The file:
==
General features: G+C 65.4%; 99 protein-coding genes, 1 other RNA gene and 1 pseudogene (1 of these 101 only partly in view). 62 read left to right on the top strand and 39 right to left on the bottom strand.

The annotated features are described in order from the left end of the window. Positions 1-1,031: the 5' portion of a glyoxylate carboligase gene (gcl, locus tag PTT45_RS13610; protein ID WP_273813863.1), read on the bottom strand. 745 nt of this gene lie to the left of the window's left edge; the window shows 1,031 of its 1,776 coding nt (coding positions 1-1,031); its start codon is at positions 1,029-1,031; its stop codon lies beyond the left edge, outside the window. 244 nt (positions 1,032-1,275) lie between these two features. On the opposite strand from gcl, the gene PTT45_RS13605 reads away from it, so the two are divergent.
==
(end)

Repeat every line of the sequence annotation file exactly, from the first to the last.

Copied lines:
General features: G+C 65.4%; 99 protein-coding genes, 1 other RNA gene and 1 pseudogene (1 of these 101 only partly in view). 62 read left to right on the top strand and 39 right to left on the bottom strand.

The annotated features are described in order from the left end of the window. Positions 1-1,031: the 5' portion of a glyoxylate carboligase gene (gcl, locus tag PTT45_RS13610; protein ID WP_273813863.1), read on the bottom strand. 745 nt of this gene lie to the left of the window's left edge; the window shows 1,031 of its 1,776 coding nt (coding positions 1-1,031); its start codon is at positions 1,029-1,031; its stop codon lies beyond the left edge, outside the window. 244 nt (positions 1,032-1,275) lie between these two features. On the opposite strand from gcl, the gene PTT45_RS13605 reads away from it, so the two are divergent.